In a prior post, I wrote about how leaders commonly see themselves as the hero, but all too often, they are actually the villain.
I recently heard a great example of this. A couple weeks ago, I presented a workshop at a leadership development conference with a group of 70 bankers.
I had just finished going over the four sets of mindsets that influence our effectiveness as a leader. To summarize, I had just communicated how leaders need to:
See challenges as opportunities (growth mindset) instead of as things to avoid (fixed mindset)
Create a psychologically safe work environment by being open to others’ ideas (open mindset) instead of stifling the voices of others by being closed to their ideas (closed mindset)
Be focused on winning (promotion mindset) instead of on avoiding losing and problems (prevention mindset)
See others as people and value them as such (outward mindset) instead of seeing ourselves as being more important than others, causing us to see others as object (inward mindset)
Then, I let the attendees discuss these ideas at their tables.
Wanting to listen in to some conversations, I sat at a table where all of those seated were from the same bank, and they summarized what was going on in their bank.
While the bank has traditionally had a strong leadership culture, the CEO of this bank had recently been operating in a way where he felt he was being the hero, but in reality he was being seen as the villain.
They went on to explain the following:
About a year prior, the bank was sitting at $350 million under assets. Through a full-scale strategic planning effort and with support of employees, the CEO promised its shareholders that they would grow to $500 million under assets. Shortly thereafter, and way ahead of schedule, the bank hit the $500 million mark.
This was a big win! But, the CEO then got a little ambitious and without the support of his employees, he promised shareholders that they could get to $750 million in a relatively short time frame. Since then, the bank has actually back-tracked and is currently under the original goal of $500 million.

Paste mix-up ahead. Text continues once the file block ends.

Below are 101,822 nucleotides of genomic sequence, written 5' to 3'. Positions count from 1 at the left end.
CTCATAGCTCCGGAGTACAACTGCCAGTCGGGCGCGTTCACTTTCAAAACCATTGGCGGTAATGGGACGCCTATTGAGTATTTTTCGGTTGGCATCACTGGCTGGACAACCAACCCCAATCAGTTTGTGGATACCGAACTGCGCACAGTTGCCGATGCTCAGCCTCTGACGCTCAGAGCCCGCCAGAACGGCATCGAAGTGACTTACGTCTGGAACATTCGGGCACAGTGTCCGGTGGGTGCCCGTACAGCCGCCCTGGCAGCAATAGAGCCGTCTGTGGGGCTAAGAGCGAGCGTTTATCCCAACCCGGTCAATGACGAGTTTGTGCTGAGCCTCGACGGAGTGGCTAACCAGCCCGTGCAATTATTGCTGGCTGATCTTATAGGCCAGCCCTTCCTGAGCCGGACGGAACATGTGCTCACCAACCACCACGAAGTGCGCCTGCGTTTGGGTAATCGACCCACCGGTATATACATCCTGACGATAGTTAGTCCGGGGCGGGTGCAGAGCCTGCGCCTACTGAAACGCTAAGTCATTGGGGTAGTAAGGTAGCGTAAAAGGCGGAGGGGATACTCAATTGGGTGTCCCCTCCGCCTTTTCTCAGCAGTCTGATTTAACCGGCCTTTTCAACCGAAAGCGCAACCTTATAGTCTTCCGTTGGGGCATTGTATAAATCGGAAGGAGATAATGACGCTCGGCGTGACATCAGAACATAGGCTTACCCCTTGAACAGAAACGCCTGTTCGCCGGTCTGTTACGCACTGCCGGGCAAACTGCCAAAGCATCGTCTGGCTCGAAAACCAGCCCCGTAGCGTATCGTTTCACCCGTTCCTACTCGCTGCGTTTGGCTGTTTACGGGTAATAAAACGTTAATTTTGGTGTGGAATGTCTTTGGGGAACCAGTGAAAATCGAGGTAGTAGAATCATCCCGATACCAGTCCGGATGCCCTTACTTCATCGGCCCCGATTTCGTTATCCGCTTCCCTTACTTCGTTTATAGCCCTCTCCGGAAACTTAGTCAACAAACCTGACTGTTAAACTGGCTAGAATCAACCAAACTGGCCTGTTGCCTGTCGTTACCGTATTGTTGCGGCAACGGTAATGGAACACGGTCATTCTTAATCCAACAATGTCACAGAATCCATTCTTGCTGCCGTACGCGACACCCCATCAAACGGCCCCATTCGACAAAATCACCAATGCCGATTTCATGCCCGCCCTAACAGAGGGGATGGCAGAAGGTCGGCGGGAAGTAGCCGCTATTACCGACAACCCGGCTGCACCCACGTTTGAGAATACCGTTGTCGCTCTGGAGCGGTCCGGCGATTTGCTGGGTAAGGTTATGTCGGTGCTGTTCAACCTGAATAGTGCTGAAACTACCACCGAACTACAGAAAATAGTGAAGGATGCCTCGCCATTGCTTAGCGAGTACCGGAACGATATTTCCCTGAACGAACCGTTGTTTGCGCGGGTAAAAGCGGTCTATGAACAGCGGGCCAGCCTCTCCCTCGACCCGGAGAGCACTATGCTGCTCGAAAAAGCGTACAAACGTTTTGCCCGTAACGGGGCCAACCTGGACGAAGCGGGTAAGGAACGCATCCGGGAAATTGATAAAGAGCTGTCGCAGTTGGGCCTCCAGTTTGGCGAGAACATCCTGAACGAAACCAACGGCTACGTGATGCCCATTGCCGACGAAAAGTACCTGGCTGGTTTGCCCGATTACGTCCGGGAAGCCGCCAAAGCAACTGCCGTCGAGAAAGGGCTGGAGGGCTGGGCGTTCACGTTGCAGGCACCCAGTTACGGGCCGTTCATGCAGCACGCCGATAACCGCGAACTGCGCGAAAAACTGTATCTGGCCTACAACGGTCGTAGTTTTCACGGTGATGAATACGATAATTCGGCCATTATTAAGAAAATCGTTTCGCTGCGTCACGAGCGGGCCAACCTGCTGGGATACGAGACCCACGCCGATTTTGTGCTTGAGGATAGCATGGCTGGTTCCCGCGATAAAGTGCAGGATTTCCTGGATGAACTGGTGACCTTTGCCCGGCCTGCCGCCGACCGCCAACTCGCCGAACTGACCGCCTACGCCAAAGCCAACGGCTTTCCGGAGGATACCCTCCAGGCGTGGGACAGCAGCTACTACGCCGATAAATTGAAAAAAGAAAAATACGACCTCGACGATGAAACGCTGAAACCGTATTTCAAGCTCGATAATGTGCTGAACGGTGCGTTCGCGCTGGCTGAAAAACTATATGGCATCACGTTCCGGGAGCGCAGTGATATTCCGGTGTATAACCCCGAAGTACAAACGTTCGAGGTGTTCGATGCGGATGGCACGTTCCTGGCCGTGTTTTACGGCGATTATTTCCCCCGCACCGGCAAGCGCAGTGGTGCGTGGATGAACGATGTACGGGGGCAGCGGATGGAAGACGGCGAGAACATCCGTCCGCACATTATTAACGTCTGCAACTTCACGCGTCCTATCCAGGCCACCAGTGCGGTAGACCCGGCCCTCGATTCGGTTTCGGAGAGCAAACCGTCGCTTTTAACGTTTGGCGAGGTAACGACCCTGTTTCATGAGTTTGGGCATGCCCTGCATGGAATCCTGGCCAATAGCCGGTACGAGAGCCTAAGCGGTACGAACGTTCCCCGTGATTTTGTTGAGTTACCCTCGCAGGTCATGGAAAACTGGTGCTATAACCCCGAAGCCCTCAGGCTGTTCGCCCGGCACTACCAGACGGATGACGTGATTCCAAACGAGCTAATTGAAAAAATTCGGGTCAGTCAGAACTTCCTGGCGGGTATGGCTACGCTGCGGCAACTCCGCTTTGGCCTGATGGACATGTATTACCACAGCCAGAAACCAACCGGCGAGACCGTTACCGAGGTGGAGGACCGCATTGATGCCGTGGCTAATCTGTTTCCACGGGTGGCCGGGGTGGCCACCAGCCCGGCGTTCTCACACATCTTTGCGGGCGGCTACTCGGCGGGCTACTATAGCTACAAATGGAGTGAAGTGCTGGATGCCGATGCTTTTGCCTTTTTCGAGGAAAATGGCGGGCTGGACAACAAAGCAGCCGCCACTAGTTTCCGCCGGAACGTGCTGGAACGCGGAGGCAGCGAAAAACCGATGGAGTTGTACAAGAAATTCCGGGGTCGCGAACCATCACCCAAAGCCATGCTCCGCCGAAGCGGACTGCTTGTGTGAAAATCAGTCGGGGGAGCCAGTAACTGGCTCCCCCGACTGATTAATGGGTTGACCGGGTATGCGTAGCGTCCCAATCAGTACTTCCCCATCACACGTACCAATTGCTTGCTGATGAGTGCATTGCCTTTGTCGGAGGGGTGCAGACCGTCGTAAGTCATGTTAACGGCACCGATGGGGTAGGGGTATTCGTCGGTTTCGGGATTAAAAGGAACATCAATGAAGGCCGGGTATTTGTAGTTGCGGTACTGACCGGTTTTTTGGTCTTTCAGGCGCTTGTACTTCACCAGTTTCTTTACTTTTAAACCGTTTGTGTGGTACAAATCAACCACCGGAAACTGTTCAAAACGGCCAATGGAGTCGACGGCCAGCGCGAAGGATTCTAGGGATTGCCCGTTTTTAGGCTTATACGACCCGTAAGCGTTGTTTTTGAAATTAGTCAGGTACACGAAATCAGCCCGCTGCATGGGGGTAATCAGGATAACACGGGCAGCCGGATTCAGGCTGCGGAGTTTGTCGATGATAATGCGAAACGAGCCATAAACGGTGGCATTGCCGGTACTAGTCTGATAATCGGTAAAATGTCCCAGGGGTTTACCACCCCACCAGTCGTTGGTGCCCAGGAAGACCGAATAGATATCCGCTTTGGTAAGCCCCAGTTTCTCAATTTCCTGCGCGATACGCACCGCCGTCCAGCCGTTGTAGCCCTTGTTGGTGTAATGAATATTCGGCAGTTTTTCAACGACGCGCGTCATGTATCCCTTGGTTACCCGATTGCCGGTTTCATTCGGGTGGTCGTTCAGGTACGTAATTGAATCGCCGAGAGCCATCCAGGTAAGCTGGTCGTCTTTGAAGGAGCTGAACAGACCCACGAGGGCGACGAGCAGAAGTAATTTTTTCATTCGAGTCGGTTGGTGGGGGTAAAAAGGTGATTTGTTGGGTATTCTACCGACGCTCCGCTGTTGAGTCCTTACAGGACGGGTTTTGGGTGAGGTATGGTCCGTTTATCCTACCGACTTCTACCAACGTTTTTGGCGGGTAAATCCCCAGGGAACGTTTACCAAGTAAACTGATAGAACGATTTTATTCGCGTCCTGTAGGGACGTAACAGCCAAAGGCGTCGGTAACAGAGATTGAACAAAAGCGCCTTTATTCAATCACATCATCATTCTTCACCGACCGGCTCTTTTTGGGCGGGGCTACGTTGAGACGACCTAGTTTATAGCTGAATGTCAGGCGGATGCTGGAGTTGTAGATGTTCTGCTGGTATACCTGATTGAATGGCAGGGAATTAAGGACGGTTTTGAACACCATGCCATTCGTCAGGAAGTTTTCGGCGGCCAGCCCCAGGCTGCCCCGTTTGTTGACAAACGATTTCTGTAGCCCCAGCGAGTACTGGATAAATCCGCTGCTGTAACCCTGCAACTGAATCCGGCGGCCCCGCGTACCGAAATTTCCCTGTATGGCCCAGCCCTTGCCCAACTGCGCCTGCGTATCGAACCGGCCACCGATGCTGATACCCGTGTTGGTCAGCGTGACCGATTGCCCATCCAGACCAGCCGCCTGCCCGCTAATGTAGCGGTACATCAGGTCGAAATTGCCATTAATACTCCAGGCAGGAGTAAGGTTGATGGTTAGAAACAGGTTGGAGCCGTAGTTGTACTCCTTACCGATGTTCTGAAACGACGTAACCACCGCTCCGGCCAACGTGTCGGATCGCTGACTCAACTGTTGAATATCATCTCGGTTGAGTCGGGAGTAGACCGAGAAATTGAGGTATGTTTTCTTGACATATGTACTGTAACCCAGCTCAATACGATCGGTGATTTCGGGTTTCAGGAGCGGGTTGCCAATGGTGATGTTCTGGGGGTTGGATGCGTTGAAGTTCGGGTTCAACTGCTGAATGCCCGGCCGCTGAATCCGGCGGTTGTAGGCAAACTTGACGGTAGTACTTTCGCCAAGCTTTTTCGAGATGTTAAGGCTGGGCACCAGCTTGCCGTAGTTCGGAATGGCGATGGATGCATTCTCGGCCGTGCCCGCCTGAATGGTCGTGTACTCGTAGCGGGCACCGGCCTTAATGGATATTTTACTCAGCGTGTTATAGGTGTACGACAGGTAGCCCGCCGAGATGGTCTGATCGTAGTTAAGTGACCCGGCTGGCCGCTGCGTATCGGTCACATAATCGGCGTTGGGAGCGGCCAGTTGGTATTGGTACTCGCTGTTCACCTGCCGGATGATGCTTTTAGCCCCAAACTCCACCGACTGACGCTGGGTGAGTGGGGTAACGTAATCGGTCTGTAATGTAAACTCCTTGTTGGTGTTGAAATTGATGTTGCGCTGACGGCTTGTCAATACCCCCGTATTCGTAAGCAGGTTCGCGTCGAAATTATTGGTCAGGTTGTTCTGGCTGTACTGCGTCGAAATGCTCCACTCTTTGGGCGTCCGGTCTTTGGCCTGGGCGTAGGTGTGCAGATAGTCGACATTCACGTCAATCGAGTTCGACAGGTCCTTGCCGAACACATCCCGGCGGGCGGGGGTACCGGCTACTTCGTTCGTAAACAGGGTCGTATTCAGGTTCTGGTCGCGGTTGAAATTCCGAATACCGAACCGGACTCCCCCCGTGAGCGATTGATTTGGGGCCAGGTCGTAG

Now, the CEO is really feeling some heat, and is likely scared that the bank isn’t going to be able to live up to the promises that he made.
Thus, his chief concern is overwhelmingly the size of the bank’s assets under management. With this as his primary focus, he has begun sending pressure down the organizational chart. Essentially, the CEO is trying to wring every drop possible out of his leaders, managers, and employees, believing that if they can only work harder and more efficiently, they can hit their goals.
Feeling this heat, the emerging leaders sitting at this table told me that they feel like the CEO is (1) not leaving any space for them to make mistake, stifling any attempts to be creative and innovative (prevention mindset); (2) closed to the ideas and suggestions of employees (closed mindset); and (3) seeing them as cogs in his wheel (inward mindset). And it is likely that the CEO is taking this hard-handed approach because he doesn’t believe that his employees can change and be agile (fixed mindset).
Let’s pause here for a moment. Here is a bank that essentially trying to double its assets under management in a short period of time. How do you think that is going to happen? Is that going to happen by operating the same way they have been, just harder and more efficiently, like the CEO thinks?
The only way the bank is going to hit its goals is by being creative and innovative, thinking outside the box; exploring new ideas, likely making mistakes and learning along the way; and helping its employee to be energized and creative.
Creating this type of a culture requires essentially the opposite approach the CEO is taking. But, because he eyes are so focused on the outcomes, he can’t see that. Further, he can’t see that if he wants to reach his goal, he needs to focus on what drives a creative, agile, and advancing culture: promotion mindsets, open mindsets, outward mindsets, and growth mindsets.
For those who read my prior post about “working the angles,” this probably sounds familiar.
What we are left with is a CEO that sees himself as the hero, but is actually being the villain.
Moral of the Story
This story reiterated to me that if we want to move forward and upward, whether individually or as an organization, it requires that we focus on and develop positive mindsets. When we focus on and develop positive mindsets, the progress toward our goals and destination becomes natural and relatively painless.
If we fail to give mindsets their due, our primary attempts to move forward and upward will be unnatural, forceful, and contrived; and the prevailing mindsets will continually resist the pressure to change, grow, and improve.
If you want to help leaders in your organization awaken to the importance of mindsets and even their own mindsets, I would love to help. Either email me at email@example.com, or check out an example of how I often work with top leadership teams.